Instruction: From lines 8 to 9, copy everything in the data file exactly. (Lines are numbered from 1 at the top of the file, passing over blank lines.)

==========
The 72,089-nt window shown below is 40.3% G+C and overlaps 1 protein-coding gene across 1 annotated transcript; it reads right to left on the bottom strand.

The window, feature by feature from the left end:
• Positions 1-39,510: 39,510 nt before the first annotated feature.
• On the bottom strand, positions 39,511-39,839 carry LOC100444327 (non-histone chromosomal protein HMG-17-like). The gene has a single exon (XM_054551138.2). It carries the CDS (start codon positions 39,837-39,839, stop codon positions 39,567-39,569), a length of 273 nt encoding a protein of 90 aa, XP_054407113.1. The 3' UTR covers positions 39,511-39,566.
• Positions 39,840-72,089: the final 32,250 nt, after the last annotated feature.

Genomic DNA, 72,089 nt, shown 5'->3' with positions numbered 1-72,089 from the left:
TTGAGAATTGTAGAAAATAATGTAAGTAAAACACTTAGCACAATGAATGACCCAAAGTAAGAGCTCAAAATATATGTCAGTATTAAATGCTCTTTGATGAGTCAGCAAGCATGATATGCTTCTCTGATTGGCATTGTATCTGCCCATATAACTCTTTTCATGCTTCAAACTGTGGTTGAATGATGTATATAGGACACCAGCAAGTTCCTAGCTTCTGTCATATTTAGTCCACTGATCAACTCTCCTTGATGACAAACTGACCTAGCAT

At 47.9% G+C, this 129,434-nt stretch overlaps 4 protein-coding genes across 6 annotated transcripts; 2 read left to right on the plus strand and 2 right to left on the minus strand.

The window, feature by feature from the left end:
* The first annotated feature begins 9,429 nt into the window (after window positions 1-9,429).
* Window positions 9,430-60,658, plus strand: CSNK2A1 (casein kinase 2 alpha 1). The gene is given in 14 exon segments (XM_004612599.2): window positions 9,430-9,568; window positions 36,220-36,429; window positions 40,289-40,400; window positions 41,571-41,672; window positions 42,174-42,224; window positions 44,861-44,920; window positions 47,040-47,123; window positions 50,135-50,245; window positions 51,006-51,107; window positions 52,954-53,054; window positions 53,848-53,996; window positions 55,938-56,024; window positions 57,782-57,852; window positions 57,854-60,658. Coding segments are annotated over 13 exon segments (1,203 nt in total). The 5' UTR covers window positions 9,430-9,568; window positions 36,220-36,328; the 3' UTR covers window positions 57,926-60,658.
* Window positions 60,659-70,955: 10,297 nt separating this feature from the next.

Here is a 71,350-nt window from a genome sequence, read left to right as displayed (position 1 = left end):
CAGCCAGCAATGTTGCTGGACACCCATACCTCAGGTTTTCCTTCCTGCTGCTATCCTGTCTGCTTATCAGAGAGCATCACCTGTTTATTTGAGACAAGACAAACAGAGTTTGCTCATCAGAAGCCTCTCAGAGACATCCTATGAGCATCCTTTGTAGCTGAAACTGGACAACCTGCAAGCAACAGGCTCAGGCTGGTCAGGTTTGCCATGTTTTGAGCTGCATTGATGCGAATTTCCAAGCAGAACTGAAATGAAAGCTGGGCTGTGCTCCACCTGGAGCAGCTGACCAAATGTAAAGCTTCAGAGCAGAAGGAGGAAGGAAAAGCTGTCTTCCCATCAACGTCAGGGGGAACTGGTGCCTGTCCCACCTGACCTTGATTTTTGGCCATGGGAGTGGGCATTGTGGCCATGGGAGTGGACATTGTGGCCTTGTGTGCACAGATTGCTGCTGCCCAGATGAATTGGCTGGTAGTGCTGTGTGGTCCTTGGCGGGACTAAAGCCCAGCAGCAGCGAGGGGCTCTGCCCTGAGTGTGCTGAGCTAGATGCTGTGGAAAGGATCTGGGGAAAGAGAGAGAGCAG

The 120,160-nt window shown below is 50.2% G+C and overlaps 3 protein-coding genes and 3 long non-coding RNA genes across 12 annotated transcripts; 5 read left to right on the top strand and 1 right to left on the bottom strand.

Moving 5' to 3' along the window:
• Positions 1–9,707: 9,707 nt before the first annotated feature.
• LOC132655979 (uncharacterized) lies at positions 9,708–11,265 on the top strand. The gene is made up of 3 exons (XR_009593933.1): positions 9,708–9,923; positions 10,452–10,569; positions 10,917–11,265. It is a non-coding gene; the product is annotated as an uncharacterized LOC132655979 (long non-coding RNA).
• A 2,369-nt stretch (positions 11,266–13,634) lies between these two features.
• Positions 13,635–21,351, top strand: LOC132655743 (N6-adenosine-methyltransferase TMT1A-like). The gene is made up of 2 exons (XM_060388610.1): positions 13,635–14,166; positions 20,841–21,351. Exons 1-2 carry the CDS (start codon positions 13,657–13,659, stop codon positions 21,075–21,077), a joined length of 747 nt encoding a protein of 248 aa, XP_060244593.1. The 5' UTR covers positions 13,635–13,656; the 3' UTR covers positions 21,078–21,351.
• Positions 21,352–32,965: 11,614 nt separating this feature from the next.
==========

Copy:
At 47.9% G+C, this 129,434-nt stretch overlaps 4 protein-coding genes across 6 annotated transcripts; 2 read left to right on the plus strand and 2 right to left on the minus strand.

The window, feature by feature from the left end: